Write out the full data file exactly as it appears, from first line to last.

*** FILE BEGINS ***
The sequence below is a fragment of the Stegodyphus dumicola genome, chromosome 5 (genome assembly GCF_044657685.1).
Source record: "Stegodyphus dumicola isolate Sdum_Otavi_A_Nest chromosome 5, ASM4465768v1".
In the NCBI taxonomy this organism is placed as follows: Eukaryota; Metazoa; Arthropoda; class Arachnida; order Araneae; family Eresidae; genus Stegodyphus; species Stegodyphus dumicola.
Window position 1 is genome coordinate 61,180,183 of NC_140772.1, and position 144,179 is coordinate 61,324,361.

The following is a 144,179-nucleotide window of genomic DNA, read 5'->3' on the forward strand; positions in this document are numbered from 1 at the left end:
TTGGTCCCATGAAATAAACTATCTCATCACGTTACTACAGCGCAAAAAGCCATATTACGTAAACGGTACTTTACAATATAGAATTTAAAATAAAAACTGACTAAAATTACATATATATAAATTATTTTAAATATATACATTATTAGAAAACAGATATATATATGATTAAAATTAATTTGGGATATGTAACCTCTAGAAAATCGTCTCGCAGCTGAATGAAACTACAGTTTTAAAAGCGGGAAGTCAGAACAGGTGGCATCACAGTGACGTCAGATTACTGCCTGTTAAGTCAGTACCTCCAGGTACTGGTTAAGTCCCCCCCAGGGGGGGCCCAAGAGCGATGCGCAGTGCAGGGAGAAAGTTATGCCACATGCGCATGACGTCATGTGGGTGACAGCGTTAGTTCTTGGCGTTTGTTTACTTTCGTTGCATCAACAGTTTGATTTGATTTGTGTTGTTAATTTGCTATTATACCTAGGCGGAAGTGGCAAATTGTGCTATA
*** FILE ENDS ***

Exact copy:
The sequence below is a fragment of the Stegodyphus dumicola genome, chromosome 5 (genome assembly GCF_044657685.1).
Source record: "Stegodyphus dumicola isolate Sdum_Otavi_A_Nest chromosome 5, ASM4465768v1".
In the NCBI taxonomy this organism is placed as follows: Eukaryota; Metazoa; Arthropoda; class Arachnida; order Araneae; family Eresidae; genus Stegodyphus; species Stegodyphus dumicola.
Window position 1 is genome coordinate 61,180,183 of NC_140772.1, and position 144,179 is coordinate 61,324,361.

The following is a 144,179-nucleotide window of genomic DNA, read 5'->3' on the forward strand; positions in this document are numbered from 1 at the left end:
TTGGTCCCATGAAATAAACTATCTCATCACGTTACTACAGCGCAAAAAGCCATATTACGTAAACGGTACTTTACAATATAGAATTTAAAATAAAAACTGACTAAAATTACATATATATAAATTATTTTAAATATATACATTATTAGAAAACAGATATATATATGATTAAAATTAATTTGGGATATGTAACCTCTAGAAAATCGTCTCGCAGCTGAATGAAACTACAGTTTTAAAAGCGGGAAGTCAGAACAGGTGGCATCACAGTGACGTCAGATTACTGCCTGTTAAGTCAGTACCTCCAGGTACTGGTTAAGTCCCCCCCAGGGGGGGCCCAAGAGCGATGCGCAGTGCAGGGAGAAAGTTATGCCACATGCGCATGACGTCATGTGGGTGACAGCGTTAGTTCTTGGCGTTTGTTTACTTTCGTTGCATCAACAGTTTGATTTGATTTGTGTTGTTAATTTGCTATTATACCTAGGCGGAAGTGGCAAATTGTGCTATA